Self Care is Health Care
Yogic tips for getting to know yourself
"All the powers in the universe are already ours. It is we who have put our hands before our eyes and cry that it is dark"- Swami Vivekananda
Svadhyaya stands for self-study or self-observance.
In the Yogic tradition, Svadhyaya is accompanied by two other practices/principles.
Svadhyaya - Self Observance
Tapas - Practice Causing Positive Change
Isvara Pranidhana - Have Faith in the Big Picture
I love turning to these three practices when I am in the process of making big life decisions or working to adopt healthier habits. Here are five technologies that serve as containers for self-study.
Journaling is a powerful process of self reflection and refraction. Meditative Writing is most effective if practiced upon waking, as mornings are considered liminal or sacred. The idea is, wake up and write, stream of consciousness style, without self-editing. Many prefer not to re-read their pages, but to put them into a folder or straight into the fire. Writing meditation is profoundly cleansing.
There is scientific evidence that the physical act of putting pencil to paper keeps the brain healthy and prevents psychological disorders like dementia. Art is a wonderful way to stimulate the right brain and may include crafts like vision boarding, knitting, painting, illustration, or cooking. Whatever excites you. Use your hands and heart-mind to create something that invigorates you.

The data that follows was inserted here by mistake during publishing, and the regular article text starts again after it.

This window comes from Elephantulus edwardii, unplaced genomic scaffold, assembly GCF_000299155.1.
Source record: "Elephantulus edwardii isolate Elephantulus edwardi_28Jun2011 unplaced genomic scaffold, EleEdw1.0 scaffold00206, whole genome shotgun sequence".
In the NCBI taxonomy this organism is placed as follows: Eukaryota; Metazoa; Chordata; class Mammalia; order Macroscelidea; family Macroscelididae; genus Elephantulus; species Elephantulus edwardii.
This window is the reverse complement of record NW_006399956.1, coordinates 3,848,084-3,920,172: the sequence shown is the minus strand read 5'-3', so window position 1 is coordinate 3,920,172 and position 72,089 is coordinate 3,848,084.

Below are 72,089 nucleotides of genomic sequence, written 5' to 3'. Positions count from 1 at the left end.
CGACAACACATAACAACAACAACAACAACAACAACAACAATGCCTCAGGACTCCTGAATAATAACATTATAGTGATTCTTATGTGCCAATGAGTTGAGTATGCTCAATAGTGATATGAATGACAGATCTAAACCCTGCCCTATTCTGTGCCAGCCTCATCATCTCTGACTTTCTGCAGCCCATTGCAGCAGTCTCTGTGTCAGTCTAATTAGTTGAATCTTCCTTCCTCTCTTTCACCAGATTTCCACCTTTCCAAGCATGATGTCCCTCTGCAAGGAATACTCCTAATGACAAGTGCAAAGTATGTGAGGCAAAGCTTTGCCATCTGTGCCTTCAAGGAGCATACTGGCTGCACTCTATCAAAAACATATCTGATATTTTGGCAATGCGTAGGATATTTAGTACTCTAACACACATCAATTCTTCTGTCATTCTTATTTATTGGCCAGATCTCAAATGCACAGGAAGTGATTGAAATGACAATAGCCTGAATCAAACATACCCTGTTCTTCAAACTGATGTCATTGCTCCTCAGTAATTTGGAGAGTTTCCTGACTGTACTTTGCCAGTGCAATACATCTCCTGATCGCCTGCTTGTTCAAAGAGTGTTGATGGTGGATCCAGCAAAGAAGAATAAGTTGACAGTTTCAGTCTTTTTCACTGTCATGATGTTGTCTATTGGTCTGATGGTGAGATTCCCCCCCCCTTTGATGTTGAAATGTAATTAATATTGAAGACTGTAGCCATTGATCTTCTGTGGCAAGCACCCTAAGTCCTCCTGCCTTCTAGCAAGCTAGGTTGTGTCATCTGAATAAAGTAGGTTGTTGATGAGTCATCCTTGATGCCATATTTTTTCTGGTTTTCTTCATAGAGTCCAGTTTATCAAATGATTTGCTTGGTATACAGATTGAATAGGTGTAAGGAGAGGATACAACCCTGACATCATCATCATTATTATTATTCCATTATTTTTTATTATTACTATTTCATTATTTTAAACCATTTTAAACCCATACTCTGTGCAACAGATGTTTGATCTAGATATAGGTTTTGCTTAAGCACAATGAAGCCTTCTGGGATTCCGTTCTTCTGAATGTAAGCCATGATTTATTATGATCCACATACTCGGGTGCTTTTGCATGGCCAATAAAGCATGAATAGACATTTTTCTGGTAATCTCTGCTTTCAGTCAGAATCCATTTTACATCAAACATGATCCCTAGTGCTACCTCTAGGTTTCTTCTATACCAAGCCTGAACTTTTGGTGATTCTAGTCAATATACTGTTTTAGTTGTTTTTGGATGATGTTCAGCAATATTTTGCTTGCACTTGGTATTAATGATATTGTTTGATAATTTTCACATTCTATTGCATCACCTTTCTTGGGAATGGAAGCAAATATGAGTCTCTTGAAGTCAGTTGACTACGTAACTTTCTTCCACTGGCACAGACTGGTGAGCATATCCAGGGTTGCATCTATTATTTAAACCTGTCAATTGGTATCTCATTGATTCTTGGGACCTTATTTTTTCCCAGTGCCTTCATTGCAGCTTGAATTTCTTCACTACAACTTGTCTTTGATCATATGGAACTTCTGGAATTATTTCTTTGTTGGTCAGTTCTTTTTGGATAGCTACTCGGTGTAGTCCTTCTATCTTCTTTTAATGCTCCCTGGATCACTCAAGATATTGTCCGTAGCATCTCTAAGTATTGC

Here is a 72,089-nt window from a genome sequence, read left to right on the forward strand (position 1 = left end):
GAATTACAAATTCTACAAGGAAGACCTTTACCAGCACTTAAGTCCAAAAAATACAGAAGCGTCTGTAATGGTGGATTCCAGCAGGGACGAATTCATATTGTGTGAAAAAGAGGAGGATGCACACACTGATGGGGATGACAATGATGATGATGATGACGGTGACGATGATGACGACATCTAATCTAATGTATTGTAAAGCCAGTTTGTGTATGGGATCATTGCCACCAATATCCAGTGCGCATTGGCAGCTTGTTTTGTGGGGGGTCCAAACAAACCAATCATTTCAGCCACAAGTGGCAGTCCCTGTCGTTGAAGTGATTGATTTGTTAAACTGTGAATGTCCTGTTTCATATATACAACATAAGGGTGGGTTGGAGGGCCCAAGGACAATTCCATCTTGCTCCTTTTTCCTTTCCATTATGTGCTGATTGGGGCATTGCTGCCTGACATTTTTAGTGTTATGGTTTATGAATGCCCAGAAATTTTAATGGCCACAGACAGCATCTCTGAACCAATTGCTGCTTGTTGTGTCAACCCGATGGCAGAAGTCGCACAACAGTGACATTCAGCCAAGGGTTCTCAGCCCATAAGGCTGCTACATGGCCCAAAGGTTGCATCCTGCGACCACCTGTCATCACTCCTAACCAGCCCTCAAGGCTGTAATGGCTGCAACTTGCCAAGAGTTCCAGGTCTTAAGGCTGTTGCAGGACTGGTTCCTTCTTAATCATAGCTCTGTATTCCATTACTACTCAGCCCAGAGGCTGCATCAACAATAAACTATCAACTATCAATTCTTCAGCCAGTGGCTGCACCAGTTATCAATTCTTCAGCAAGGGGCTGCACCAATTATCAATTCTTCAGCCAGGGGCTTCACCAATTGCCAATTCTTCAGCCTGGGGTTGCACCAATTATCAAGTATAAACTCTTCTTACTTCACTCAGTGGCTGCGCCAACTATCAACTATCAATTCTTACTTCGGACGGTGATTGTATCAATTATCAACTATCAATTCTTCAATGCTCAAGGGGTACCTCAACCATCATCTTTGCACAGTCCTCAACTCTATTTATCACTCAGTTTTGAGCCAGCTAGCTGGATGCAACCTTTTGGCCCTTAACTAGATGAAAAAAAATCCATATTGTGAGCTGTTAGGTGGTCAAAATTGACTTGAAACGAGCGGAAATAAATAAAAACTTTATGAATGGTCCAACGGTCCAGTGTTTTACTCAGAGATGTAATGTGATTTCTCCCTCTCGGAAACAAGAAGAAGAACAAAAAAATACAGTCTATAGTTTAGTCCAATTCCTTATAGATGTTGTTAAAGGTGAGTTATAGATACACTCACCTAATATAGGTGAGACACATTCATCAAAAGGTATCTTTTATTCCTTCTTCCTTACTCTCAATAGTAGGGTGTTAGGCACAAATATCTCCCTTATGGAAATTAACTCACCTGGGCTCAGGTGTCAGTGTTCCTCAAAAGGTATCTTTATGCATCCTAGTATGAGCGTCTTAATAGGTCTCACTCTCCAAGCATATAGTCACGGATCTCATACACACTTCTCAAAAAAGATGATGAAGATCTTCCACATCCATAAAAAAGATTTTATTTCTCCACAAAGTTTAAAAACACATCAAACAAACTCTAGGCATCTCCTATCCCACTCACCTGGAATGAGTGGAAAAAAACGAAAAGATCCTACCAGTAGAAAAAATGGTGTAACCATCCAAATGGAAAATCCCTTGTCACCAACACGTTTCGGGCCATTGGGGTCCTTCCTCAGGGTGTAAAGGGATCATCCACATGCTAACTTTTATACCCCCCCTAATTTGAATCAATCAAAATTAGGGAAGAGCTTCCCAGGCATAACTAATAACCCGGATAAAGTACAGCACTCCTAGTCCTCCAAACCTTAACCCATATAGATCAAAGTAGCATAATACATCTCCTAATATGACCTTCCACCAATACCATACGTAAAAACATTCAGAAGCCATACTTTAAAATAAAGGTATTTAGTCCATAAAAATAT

The word Tapas in Yoga has several different meanings. Foundation-ally it means 'to build heat'. To be clear though, Tapas is the kind of heat that is transformative. This sort of heat may even cause discomfort or pain. Tapas teaches us to make a different choice. For example, if you have a habit of being critical of others, the choice to stop yourself mid-thought is Tapas. It is also the practice of physically sweating. We are learning from science that you can potentially re construct your DNA by liquifying your fascia through movement and massage.
There are some foods that are especially supportive of your cognitive health. Foods at the top of the list include blueberries, nuts & seeds, broccoli, green tea, coffee, rich omega-3 foods including certain fish and avocados. If you are a carnivore, red meat is also good for your brain. All in all we know that eating a healthy, diverse, well balanced diet is good for your cranium. The gut is even referred to amongst wellness professionals as the second brain.
So what if your gut is generally unhappy? You have food sensitivities, are dealing with chronic illness, or simply have a stressed out stomach? Anthony William of Medical Medium has a global community on the celery juice train. Celery has specific anti-inflammatory properties that target the health of the digestive system. Rich in antioxidants and flavonoids, celery has proved a magical medicine for many.
Anthony recommends drinking 16 oz of fresh pressed celery juice daily, on an empty stomach. This is a practice you may adopt if you are dealing with digestive distress, have a significant coating on your tongue, and are trying to rid yourself of ama (toxicity in the gut).
Cleaning up your diet is a generous form of self-respect and practice of causing positive change.